How to Grow Your Online Education Business



Are you “leading” online learning?

Is your online learning and education business static, reactive, proactive or innovative?

How would you categorize your organization’s level of leadership, strategy, capacity, analytics and marketing as it pertains to online education and learning?

These are among the questions explored during the latest eLearning Thought Leaders Webinar, “The Learning Business Maturity Model,” held on April 25. The eLearning Thought Leaders webinar series is a collaborative effort of Web Courseworks and .orgCommunity.

Jeff Cobb and Celisa Steele, co-founders of Tagoras and experts in continuing education and professional development, discussed what comprises a “learning business,” the four stages of learning business maturity, and steps to take toward growing and developing elearning.

What is a ‘Learning Business?’

A learning business is one that fundamentally exists to generate revenue through selling learning and education products and services. The organization believes that lifelong learning is the imperative of our age, and that those who lead learning in their fields will lead their fields. The organization understands that learners don’t value expertise—they value outcomes, or practical opportunities they can apply to their daily lives. Learning businesses have established frameworks to surface and assess strategic and operational gaps, and a mechanism to move toward innovation—creating greater value and impact to their market segments.

Assessing Your Learning Business

Cobb and Steele believe organizations should view their learning and education business status by exploring five critical domains:

1. Leadership. How clear is the vision for the learning and education business? Is there a culture of learning throughout the organization and its audience?

2. Strategy. How clearly is the learning business strategy articulated? Is it shared and embraced broadly throughout the organization? Are there clear metrics that are tracked and is strategy adjusted based on analytics?

3. Capacity. Does the organization have sufficient capacity, in terms of human resources and technology, to pursue the vision and strategy effectively?

4. Portfolio. Are the content, methodologies, and modalities aligned with well-researched, thoroughly understood learner needs? Is the impact of learning assessed at multiple levels over time?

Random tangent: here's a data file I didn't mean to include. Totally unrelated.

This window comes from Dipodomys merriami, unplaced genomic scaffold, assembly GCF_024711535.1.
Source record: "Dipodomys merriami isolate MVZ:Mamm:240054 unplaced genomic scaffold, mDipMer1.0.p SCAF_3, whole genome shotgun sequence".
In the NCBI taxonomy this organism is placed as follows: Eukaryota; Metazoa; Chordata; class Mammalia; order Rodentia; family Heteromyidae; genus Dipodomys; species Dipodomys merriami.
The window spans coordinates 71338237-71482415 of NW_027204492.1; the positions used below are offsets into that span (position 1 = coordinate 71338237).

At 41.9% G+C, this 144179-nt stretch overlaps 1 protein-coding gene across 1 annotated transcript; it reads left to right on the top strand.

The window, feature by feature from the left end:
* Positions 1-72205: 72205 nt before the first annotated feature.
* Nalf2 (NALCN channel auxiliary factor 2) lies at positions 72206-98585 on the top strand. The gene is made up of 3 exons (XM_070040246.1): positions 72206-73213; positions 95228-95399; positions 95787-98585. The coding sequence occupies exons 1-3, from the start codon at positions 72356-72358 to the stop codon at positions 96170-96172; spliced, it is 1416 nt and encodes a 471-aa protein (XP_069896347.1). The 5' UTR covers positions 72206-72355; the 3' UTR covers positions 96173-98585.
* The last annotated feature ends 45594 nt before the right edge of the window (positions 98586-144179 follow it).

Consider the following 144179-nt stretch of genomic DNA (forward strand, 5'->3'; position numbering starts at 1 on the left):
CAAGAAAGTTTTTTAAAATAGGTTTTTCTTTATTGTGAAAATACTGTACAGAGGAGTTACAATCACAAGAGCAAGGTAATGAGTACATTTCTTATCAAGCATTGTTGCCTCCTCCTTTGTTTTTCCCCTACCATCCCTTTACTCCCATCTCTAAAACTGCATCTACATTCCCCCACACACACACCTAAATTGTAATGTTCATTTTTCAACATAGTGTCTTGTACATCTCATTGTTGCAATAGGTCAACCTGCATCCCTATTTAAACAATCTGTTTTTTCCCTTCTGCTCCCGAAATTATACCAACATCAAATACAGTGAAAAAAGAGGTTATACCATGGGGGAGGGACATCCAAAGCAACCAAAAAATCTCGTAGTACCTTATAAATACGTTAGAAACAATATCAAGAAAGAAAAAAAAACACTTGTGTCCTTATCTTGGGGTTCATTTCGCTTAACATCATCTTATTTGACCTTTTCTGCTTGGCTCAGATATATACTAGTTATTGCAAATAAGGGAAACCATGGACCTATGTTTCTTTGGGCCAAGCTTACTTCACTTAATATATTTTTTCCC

5. Marketing. Is there a validated understanding of the overall market and competitive environment? Are appropriate marketing methodologies used consistently and tracked for effectiveness?

These five critical domains can bring to light the learning business “stage” in which your organization is currently operating:

  • Stage 1: Static—At this stage, organizations are focused on maintaining status quo with their learning business. There are limited attempts to adapt to changing needs. Decisions are reactional. There is a leadership vacuum. Strategy is poorly articulated. Capacity and processes are lacking. The approach to offerings is, “We’ve always done it that way.” There also is no validated understanding of the market—no nuanced or targeted marketing.
  • Stage 2: Reactive—Organizations tend to respond to vocal minorities. They are largely transactional vs. focused on cultivating deep relationships. Education is led by a “lone wolf.” There are adequate resources for maintaining the status quo, but are insufficient for growth. There is a mixed portfolio of informational and performance-focused education offerings. An anecdotal understanding of the market exists, through ad hoc discussions with colleagues or the board. There is significant room for improvement.
  • Stage 3: Proactive—Here, organizations responds to the learning market in a more informed and thoughtful manner, and attempts are made to uncover needs not readily apparent. A shared vision exists. Success metrics are tracked and responded to with some consistency. There are adequate resources for current and emerging needs. Multiple marketing channels are used.
  • Stage 4: Innovative—A learning business may be considered mature at this stage. These organizations are uncovering new education needs. They are “leading” learning. A clear, compelling, broadly known vision exists. The learning strategy is embraced throughout the organization and tracked. There are adequate resources for growth and innovation. A validated understanding of the market exists and priorities for market segments are made.

Growth and Improvement

To grow and improve the learning business, Cobb and Steele recommend organizations survey a diverse group of stakeholders regarding its learning business maturity stage. Have the individuals complete the assessment individually, then average variances to determine the overall maturity of your learning and education business, and maturity level in the five specific domains. Then, hold a group discussion to talk about results and effect change. Read more about Tagoras’ Learning Business Maturity Model at

The next eLearning Thought Leaders Webinar takes place on May 30, “Using Video to Drive Revenue for Learning Programs and Events,” led by Paul Gannon. You will learn how to target customers in different marketing and sales stages using video, and gain production tips to help you improve the performance of your videos. Register here!

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